A columnist praises her husband's approach to being a spouse caregiver by Lisa Weber
We toasted to 18 years as a married couple while looking out over Tampa Bay, Florida. My amazing husband, Ross, had planned out every detail, from the surprise dinner reservations in the city to the romantic sunset-watching at the park. If you know me, you know pulling off a surprise is nearly impossible. Ross endured a week of grilling questions and still kept the itinerary under lock and key.
Although it was a beautiful night, we had to accommodate my blue-toned hands, a result of Raynaud’s, and sit indoors. But we moved forward with the evening and didn’t pay my disease much attention. And even when my gastroparesis limited my options on the menu, we chose to ignore it for the night and focus only on the happy memories we’ve built together.
I even drank wine without worrying about the insufferable inflammation it would cause the next day. Because every now and then, it helps to take a vacation day from scleroderma.
Sometimes this disease gets the best of me
After dinner, Ross and I began our walk to the park. Holding hands and carrying on about our dreams, I noticed it was getting harder to breathe. To calm my short gasps, I stopped talking and immediately started doing diaphragmatic breathing exercises. I took slow breaths in and filled my stomach like a balloon.
The feeling of suffocation didn’t stop, so I checked our pace. But we were already walking slower than snails. A tiny moment of panic set in and I knew I needed to stop before I passed out. I set my sights on a bench a few steps ahead and pushed toward it.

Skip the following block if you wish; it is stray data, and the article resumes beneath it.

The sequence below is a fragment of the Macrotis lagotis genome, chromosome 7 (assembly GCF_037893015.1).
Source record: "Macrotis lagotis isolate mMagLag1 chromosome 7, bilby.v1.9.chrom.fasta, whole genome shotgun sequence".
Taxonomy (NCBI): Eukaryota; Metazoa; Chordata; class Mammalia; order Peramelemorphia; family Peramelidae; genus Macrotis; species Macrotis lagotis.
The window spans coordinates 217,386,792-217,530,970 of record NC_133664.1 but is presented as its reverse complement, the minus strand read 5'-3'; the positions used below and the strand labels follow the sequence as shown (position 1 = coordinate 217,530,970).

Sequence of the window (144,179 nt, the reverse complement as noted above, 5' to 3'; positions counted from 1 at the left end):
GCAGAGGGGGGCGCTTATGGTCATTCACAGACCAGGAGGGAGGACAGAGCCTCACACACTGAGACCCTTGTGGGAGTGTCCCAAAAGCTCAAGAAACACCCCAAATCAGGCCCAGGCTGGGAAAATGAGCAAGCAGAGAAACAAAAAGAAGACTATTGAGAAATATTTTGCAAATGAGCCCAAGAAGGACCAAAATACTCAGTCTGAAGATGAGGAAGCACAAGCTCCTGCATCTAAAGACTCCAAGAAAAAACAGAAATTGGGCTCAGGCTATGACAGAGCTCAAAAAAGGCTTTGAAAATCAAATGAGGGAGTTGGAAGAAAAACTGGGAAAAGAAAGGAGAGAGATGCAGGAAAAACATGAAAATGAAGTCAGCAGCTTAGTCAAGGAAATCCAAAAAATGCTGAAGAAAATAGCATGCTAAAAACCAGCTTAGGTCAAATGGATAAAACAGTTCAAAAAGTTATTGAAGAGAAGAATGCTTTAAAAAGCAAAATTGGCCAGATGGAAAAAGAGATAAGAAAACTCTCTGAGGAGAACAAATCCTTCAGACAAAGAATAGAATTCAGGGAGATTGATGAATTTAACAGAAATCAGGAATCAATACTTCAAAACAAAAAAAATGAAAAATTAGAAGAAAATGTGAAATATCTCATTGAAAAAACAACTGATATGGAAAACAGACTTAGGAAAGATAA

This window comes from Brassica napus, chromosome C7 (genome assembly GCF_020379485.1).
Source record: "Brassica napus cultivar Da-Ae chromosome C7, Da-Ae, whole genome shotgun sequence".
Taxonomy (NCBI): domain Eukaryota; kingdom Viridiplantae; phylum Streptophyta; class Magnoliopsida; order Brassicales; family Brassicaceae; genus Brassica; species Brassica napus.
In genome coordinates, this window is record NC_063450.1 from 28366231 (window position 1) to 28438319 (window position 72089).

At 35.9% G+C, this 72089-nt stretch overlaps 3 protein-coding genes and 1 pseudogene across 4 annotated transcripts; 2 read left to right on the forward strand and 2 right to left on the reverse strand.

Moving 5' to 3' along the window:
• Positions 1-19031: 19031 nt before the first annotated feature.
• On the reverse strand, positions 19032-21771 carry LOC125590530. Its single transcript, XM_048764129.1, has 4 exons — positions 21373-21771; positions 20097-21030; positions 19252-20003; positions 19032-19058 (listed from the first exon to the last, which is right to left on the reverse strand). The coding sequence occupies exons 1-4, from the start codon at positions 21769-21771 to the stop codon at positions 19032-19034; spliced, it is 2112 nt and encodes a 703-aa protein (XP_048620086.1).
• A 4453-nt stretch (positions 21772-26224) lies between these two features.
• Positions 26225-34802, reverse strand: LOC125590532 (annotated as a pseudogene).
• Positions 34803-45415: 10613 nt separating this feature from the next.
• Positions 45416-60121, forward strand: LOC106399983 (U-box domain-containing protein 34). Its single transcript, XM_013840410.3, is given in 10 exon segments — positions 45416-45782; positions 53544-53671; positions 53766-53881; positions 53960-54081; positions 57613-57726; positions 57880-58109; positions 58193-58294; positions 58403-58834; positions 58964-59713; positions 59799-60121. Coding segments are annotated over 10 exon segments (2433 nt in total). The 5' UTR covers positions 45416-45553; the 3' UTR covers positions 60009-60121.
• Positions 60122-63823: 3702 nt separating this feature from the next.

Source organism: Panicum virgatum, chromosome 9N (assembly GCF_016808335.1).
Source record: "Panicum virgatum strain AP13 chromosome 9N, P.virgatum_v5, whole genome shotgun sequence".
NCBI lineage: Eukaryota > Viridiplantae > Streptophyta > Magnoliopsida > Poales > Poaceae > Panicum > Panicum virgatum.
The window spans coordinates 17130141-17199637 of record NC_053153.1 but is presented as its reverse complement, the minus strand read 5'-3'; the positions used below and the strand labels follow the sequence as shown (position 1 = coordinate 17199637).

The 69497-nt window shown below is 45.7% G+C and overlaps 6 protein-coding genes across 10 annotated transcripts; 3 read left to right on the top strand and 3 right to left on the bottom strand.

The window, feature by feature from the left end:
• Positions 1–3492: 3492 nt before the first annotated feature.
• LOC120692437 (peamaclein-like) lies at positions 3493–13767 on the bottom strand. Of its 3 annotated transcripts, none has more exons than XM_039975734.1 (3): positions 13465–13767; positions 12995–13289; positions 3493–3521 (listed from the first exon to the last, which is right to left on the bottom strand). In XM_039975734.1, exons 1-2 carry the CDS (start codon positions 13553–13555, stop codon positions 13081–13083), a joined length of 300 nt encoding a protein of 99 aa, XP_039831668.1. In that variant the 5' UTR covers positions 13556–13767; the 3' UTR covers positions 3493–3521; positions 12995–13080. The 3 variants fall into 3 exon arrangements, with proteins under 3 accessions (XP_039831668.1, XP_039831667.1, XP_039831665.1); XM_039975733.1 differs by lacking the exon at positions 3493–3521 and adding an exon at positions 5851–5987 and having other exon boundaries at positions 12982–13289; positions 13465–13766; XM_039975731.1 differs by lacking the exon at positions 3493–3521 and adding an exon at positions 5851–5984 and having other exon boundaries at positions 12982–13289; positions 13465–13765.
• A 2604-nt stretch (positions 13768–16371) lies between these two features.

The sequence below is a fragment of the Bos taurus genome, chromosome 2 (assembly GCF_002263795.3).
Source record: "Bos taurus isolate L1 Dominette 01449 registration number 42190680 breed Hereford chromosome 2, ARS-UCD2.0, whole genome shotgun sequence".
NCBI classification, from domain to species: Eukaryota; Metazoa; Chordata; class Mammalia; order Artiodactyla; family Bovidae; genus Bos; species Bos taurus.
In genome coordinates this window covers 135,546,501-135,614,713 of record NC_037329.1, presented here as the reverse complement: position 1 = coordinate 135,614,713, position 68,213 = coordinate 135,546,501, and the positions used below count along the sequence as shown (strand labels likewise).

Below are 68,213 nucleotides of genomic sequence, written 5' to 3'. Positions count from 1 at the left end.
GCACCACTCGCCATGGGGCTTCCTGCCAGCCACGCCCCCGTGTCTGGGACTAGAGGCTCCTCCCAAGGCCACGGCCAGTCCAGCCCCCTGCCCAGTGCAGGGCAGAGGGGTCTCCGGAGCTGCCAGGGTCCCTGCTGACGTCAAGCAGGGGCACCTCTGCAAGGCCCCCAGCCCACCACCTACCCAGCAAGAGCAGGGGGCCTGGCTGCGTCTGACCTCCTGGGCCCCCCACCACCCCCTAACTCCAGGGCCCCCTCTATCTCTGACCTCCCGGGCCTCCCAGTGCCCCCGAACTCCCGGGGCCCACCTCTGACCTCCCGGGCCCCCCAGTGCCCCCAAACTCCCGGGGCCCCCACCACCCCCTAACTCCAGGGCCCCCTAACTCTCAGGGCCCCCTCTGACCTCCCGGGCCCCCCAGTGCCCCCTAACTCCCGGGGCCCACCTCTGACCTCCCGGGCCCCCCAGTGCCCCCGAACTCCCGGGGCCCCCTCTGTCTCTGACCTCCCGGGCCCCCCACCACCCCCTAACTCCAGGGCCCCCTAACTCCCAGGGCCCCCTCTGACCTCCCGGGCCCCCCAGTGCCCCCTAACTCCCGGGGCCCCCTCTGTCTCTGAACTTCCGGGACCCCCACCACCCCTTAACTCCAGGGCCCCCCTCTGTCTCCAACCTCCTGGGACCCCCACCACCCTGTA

Ross could tell I was in duress, so he continued to talk about happy memories without asking questions. He rubbed my back gently to let me know he understood.
When you’ve lived with scleroderma for nine years, you develop strategies that help you through the challenging moments. And this is how we’ve learned to cope. We don’t panic right away. We take it easy and let time decide our next steps.
Once my breathing stabilized, I looked around at my surroundings. The “hill” we’d walked up was such a tiny incline; I think my flat Florida driveway is steeper! Yet my lungs were acting like I’d run a marathon up a mountain.
I looked up at the park and began to cry. No matter how hard I’d tried to leave scleroderma at home, it had followed me to our day of celebration. And that felt like defeat.
I looked at Ross and cried, “I’m sorry. We need to go home now.”
He smiled, wiped my tears, and said, “Good! There’s a movie I think we’ll like and I’ll stop and grab dessert on the way home.”
How did I get so lucky?
Caregiver or loving spouse?
Ross has an exceptional talent. He knows when it’s time to be a caregiver and when it’s time to be a loving spouse. It took many emotional conversations to get to this point, but we’ve learned what I need when my body fails.
In my toughest moments, he knows I need to feel seen and heard. I can relax when he recognizes my symptoms, knowing I’m not alone in the struggle and that he’s on standby. It’s the simple back rub while I catch my breath.
Ross knows not to ask if I’m OK. Because the truth is, I’m not! No one feels comfortable while struggling to breathe. No one should have to suffer from a disease. When my symptoms hit, I don’t know what the end result will be, so asking if I’m OK is pointless.
Another way Ross helps me through my challenges is by making decisions. Instead of asking me what I want to do, he comes up with a game plan and executes it. More importantly, he makes me believe it was his plan all along. He doesn’t make me feel like I have to apologize or that he’s missing out.
On our anniversary night, I didn’t need anything except a change of plans to accommodate my symptoms. He empathized with me and helped us continue the celebration with last-minute adjustments. I didn’t need a caregiver, so he gave me love instead.
The gentle back rub and movie cuddles were a gift far greater than a sunset in the park. But if I had focused on what I couldn’t do, I would have missed out on the magic of being loved.
I don’t know why it’s getting harder to breathe. My doctors are still running tests. For now, all I can do is live in the moment. With eyes wide open, I’m able to experience the greatness that can shine through my disease.
Scleroderma Queensland Support Group